Students have asked me to write recommendation letters for them. It is nice to know that I’m contributing a little to some exciting new chapters in their lives. Generally, I’m happy to do that for them even though it’s quite time-consuming.
In case you would like me to write a recommendation letter for you, here are two simple guidelines.
1. Give me time to write a good letter
If you like to have a strong and credible recommendation from me (and why wouldn’t you?), you need to give me enough time to work on it. A rush job usually means a poor job — and that’s not going to be helpful to you. So give me at least 7 working weekdays, and more if your request comes in during my peak season. And please don’t bother to ask me for a letter to be done within one to two days. No matter now polite you ask and how valid your reason is, I will not entertain “urgent” request.
2. Give me information to write a good letter
Tell me what the letter is for. Is it for a job application, graduate school application, exchange program application, or telling your girlfriend’s father why he should let you marry her? You should also provide me information such as an updated CV or resume. In addition, it is useful if you can let me know what you would like me to focus on in the letter. Your leadership quality? Communication skills? Sense of humor? The more information your provide, the easier it is for me to craft the letter. However, please note that (i) I may not use all or any of the information that you provide, and (ii) I don’t rubber stamp or simply sign off on a recommendation letter that your write for yourself.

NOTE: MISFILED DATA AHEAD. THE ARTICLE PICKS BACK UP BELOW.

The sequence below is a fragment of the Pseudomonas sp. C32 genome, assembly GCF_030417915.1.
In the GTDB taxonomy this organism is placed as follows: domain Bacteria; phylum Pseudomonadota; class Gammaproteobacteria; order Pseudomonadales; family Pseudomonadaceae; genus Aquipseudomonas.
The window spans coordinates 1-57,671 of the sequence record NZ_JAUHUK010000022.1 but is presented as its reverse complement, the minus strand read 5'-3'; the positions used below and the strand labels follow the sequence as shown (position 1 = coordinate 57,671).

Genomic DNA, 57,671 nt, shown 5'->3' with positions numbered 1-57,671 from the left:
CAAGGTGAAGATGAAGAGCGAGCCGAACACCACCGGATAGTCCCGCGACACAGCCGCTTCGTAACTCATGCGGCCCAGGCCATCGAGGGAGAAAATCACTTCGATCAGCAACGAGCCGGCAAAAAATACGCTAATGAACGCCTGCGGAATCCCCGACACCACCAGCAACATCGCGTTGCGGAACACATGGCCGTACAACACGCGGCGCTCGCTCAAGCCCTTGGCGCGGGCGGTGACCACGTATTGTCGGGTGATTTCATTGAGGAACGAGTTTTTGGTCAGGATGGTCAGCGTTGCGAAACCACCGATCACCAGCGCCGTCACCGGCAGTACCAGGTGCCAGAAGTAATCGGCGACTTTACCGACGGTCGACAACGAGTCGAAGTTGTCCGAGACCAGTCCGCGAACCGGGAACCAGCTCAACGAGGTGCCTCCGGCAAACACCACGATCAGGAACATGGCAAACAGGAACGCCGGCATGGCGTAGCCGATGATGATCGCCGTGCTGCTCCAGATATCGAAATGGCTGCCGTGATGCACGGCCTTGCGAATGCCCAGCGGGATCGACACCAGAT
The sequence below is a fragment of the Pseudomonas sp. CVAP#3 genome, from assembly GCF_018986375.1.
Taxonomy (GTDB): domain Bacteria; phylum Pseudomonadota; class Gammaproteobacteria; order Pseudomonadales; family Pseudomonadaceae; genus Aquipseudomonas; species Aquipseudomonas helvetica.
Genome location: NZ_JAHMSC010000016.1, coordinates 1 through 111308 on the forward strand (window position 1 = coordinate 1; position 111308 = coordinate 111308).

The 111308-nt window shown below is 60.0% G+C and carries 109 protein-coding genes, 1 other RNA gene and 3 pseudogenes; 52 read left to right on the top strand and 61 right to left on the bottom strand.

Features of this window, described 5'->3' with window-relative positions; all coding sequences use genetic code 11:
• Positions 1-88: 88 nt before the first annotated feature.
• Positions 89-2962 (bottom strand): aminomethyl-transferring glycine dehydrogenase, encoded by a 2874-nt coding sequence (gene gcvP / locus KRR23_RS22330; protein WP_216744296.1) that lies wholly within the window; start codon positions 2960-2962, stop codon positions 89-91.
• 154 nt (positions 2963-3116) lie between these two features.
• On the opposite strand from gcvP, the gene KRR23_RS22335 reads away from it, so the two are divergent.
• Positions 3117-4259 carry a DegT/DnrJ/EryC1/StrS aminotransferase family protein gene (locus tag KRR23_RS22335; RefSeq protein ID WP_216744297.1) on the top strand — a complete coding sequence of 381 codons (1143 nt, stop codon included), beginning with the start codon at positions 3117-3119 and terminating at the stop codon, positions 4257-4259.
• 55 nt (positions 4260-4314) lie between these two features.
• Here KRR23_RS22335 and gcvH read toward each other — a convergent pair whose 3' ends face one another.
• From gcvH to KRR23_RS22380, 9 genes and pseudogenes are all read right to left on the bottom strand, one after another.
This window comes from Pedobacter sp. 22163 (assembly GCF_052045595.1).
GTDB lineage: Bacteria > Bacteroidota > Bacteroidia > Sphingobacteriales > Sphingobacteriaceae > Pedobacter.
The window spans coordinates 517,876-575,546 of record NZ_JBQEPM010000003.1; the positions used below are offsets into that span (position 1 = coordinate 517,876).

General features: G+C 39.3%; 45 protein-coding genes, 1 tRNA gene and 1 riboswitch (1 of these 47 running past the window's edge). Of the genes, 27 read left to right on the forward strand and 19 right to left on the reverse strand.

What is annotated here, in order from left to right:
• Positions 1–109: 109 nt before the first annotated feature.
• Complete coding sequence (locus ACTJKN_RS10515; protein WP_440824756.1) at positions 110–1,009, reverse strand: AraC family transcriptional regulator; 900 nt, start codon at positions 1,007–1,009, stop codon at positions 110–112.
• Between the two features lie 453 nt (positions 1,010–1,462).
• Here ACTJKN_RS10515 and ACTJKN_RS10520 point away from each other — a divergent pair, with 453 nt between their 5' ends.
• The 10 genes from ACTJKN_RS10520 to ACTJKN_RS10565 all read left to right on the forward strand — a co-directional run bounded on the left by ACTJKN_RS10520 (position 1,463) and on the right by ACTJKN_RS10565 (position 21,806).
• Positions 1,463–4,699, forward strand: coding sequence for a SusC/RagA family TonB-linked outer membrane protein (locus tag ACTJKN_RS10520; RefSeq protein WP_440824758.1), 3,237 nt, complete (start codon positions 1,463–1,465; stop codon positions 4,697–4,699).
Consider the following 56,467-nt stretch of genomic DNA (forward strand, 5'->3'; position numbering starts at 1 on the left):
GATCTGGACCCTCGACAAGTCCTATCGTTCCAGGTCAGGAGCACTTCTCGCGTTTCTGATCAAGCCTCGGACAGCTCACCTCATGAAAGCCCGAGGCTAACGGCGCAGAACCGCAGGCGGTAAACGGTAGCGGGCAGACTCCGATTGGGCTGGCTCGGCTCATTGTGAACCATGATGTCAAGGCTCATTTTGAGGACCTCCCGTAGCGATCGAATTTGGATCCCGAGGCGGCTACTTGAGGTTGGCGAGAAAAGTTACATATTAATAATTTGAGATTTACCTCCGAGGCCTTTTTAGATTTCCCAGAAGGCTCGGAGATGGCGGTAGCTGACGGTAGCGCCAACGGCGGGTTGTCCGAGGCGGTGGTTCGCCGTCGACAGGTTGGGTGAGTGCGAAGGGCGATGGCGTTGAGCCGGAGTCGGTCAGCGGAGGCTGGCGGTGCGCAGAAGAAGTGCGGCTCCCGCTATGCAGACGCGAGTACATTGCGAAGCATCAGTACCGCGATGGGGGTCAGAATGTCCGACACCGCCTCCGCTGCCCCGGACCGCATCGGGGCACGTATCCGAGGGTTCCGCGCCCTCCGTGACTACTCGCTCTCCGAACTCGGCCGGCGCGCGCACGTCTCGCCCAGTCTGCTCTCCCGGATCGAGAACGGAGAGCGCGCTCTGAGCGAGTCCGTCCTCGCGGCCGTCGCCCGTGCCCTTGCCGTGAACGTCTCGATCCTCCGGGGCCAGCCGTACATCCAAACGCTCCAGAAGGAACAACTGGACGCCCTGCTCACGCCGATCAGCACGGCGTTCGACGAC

You should also let me know whether I should send the letter directly to the requester or pass it to you. Letters for graduate school applications and prospective fathers-in-law tend to bypass you — so give me details about where to send these letters. And tell me upfront whether you want the letter in hard or soft copy.
The above-mentioned little things that you do will help me in helping you.